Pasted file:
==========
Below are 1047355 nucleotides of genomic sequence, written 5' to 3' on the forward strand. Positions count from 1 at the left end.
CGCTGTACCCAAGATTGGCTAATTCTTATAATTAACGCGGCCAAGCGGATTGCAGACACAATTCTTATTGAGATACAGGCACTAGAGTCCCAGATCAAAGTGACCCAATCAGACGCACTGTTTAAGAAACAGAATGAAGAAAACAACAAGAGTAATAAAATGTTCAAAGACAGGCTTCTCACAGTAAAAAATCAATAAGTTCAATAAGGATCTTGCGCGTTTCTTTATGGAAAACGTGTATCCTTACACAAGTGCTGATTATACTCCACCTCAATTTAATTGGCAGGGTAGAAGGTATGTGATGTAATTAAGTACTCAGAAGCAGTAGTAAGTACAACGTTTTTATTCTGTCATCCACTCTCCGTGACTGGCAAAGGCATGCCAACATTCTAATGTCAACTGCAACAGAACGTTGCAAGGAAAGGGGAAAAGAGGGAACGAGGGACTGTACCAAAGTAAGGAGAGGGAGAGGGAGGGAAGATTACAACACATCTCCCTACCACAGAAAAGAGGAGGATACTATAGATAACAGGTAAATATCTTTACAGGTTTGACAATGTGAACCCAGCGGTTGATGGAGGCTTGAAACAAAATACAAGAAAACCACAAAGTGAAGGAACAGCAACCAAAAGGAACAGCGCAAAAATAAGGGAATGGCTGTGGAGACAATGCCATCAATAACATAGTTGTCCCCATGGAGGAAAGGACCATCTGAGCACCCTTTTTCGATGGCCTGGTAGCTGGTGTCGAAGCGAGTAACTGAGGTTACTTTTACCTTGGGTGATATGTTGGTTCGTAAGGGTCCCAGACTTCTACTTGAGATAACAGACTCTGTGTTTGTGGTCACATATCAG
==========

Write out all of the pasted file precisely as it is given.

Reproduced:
Below are 1047355 nucleotides of genomic sequence, written 5' to 3' on the forward strand. Positions count from 1 at the left end.
CGCTGTACCCAAGATTGGCTAATTCTTATAATTAACGCGGCCAAGCGGATTGCAGACACAATTCTTATTGAGATACAGGCACTAGAGTCCCAGATCAAAGTGACCCAATCAGACGCACTGTTTAAGAAACAGAATGAAGAAAACAACAAGAGTAATAAAATGTTCAAAGACAGGCTTCTCACAGTAAAAAATCAATAAGTTCAATAAGGATCTTGCGCGTTTCTTTATGGAAAACGTGTATCCTTACACAAGTGCTGATTATACTCCACCTCAATTTAATTGGCAGGGTAGAAGGTATGTGATGTAATTAAGTACTCAGAAGCAGTAGTAAGTACAACGTTTTTATTCTGTCATCCACTCTCCGTGACTGGCAAAGGCATGCCAACATTCTAATGTCAACTGCAACAGAACGTTGCAAGGAAAGGGGAAAAGAGGGAACGAGGGACTGTACCAAAGTAAGGAGAGGGAGAGGGAGGGAAGATTACAACACATCTCCCTACCACAGAAAAGAGGAGGATACTATAGATAACAGGTAAATATCTTTACAGGTTTGACAATGTGAACCCAGCGGTTGATGGAGGCTTGAAACAAAATACAAGAAAACCACAAAGTGAAGGAACAGCAACCAAAAGGAACAGCGCAAAAATAAGGGAATGGCTGTGGAGACAATGCCATCAATAACATAGTTGTCCCCATGGAGGAAAGGACCATCTGAGCACCCTTTTTCGATGGCCTGGTAGCTGGTGTCGAAGCGAGTAACTGAGGTTACTTTTACCTTGGGTGATATGTTGGTTCGTAAGGGTCCCAGACTTCTACTTGAGATAACAGACTCTGTGTTTGTGGTCACATATCAG